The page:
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Santa Monica, Culver City, Venice, Hollywood, and beyond
LAStartups.com is a digital lifestyle publication that covers the culture of startups and technology companies in Los Angeles. It is the go-to site for people who want to keep up with what matters in Los Angeles’ tech and startups from those who know the city best.

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Top 10 Recruiting Firms in Los Angeles 0

Top 10 Recruiting Firms in Los Angeles

Think about the last time you were looking for a job. It was probably stressful and you spent countless hours scouring through pages and pages for job listings, only to find it either filled or you do not qualify for it.

Fortunately, there are ways to make the process smoother: a recruiter! And, the best way to find the right recruiter for your needs is either through referral or networking. But, recruiting agencies aren’t one-size-fits-all, start by researching the industries in which the agency specializes. Once you’ve found the agency that fits your industry, location, and level, reach out to them. A good recruiter is very active on LinkedIn and has their profiles well-developed. That means you should take the time to research who you’re dealing with.

Los Angeles has some of the very best recruiters in town; many were referred to us through networking. Here’s a list of the top recruiting firms in Los Angeles to make it a little easier on you.

  1. Neohire South, founded by Josh Stomel in 2007, a boutique recruiting firm focusing on early-stage tech startups.  Neohire applies years of industry experience to assess and curate its talent pool – connecting only top-notch tech candidates with the most exciting startups in the industry. Whether you’re building your team or searching for a job you love, Neohire should be your first stop.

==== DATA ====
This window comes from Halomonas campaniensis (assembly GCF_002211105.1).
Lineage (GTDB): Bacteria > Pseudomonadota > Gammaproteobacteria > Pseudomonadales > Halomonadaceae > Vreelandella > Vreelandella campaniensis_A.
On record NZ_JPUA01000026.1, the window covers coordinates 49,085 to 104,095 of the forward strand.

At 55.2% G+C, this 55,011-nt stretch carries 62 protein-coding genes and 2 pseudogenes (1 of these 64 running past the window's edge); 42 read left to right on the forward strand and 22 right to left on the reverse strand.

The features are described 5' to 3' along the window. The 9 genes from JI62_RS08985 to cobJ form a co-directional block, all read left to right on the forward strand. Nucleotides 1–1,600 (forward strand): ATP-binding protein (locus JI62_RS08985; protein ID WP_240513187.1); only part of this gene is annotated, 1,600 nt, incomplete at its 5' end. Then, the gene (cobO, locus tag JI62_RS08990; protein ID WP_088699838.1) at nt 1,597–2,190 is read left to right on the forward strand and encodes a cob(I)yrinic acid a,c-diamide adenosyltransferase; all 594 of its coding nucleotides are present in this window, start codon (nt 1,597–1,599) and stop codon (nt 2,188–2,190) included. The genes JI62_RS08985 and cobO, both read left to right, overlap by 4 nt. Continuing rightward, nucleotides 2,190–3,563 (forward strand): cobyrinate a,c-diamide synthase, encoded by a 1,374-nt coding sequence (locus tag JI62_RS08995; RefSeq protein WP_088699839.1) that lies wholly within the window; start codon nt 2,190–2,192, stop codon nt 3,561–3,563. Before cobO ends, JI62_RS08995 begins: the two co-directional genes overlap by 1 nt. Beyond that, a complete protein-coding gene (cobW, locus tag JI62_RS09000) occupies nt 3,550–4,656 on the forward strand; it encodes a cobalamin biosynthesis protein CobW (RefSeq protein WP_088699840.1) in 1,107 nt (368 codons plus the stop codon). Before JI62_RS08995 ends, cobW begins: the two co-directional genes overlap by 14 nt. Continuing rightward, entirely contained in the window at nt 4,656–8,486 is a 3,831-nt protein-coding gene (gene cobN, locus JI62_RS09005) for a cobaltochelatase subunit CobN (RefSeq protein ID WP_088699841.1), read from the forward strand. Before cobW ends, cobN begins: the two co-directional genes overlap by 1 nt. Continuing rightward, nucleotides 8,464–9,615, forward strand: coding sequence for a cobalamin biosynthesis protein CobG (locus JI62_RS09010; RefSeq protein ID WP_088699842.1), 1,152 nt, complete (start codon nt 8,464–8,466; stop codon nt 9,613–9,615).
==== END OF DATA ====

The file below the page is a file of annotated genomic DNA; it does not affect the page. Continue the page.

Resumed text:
2. PeopleWare Staffing, founded in 1993 by Sheryl Rooker and her husband; a leading contract and full-time placement agency specializing in the technology industry.  For two decades, PeopleWare has provided outstanding service to employers and job seekers around El Segundo, and beyond. Through its unique H²R (High-Hit Recruiting) process, they have achieved among the highest ratios of candidates presented-to-hired in the technology staffing industry. Successful recruiting requires experience, knowledge, training, ethics, and specific skills. PeopleWare employs all of these traits in its H²R process.
  3. Putnam Recruiting, El Segundo based recruiting firm founded by Wes Putnam in 2009. Putnam Recruiting specializes in full-time and project-based recruiting for professionals in the tech space. Its extensive network, proprietary candidate database, and thorough screening process ensure their clients are being presented with the best talent in the market. Putnam Recruiting work with over 100 reputable companies, the majority of which are based in Southern California.
  4. Safire Partners is a tech executive search firm founded by Todd Gitlin in Southern California with a rapidly expanding national footprint. Safire Partners work primarily with emerging growth companies; ranges from disruptive venture-backed companies to multi-billion dollar public enterprises.
  5. The Workshop LA is a full-service fashion recruiting agency based in Venice, California founded in 2015. Its’ client roster consists of cutting-edge, Los Angeles based fashion companies ranging from start-ups to some of the biggest in the business. Audrey Okulick is the founder and owner of The Workshop LA.  She started the agency in 2015 after working for 10+ years in the fashion industry both in New York and Los Angeles.  She is the girl who had a million jobs when she was first starting out and understands first-hand how challenging it can be to find a career fit.